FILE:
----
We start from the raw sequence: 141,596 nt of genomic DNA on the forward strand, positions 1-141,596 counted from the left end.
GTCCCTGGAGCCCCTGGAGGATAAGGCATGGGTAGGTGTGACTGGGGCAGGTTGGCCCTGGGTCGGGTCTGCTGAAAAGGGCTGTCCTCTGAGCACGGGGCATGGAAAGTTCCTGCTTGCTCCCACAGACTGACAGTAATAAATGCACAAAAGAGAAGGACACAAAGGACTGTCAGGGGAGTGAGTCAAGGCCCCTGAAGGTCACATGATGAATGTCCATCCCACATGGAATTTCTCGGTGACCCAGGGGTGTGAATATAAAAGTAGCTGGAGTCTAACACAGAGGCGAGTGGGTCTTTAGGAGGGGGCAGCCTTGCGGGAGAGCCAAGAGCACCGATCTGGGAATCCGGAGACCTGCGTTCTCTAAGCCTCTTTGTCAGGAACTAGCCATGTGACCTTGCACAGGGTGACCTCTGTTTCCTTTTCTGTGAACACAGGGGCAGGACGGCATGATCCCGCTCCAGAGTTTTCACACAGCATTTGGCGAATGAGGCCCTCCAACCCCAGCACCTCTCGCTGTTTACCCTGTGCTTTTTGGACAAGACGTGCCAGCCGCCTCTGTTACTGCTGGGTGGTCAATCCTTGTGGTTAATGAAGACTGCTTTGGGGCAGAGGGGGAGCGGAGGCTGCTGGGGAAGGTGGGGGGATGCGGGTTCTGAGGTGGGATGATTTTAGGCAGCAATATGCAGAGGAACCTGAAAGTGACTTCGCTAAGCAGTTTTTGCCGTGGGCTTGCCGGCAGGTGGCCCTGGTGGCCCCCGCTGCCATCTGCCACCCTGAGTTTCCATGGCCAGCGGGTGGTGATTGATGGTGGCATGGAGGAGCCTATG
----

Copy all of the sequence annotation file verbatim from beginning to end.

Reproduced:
We start from the raw sequence: 141,596 nt of genomic DNA on the forward strand, positions 1-141,596 counted from the left end.
GTCCCTGGAGCCCCTGGAGGATAAGGCATGGGTAGGTGTGACTGGGGCAGGTTGGCCCTGGGTCGGGTCTGCTGAAAAGGGCTGTCCTCTGAGCACGGGGCATGGAAAGTTCCTGCTTGCTCCCACAGACTGACAGTAATAAATGCACAAAAGAGAAGGACACAAAGGACTGTCAGGGGAGTGAGTCAAGGCCCCTGAAGGTCACATGATGAATGTCCATCCCACATGGAATTTCTCGGTGACCCAGGGGTGTGAATATAAAAGTAGCTGGAGTCTAACACAGAGGCGAGTGGGTCTTTAGGAGGGGGCAGCCTTGCGGGAGAGCCAAGAGCACCGATCTGGGAATCCGGAGACCTGCGTTCTCTAAGCCTCTTTGTCAGGAACTAGCCATGTGACCTTGCACAGGGTGACCTCTGTTTCCTTTTCTGTGAACACAGGGGCAGGACGGCATGATCCCGCTCCAGAGTTTTCACACAGCATTTGGCGAATGAGGCCCTCCAACCCCAGCACCTCTCGCTGTTTACCCTGTGCTTTTTGGACAAGACGTGCCAGCCGCCTCTGTTACTGCTGGGTGGTCAATCCTTGTGGTTAATGAAGACTGCTTTGGGGCAGAGGGGGAGCGGAGGCTGCTGGGGAAGGTGGGGGGATGCGGGTTCTGAGGTGGGATGATTTTAGGCAGCAATATGCAGAGGAACCTGAAAGTGACTTCGCTAAGCAGTTTTTGCCGTGGGCTTGCCGGCAGGTGGCCCTGGTGGCCCCCGCTGCCATCTGCCACCCTGAGTTTCCATGGCCAGCGGGTGGTGATTGATGGTGGCATGGAGGAGCCTATG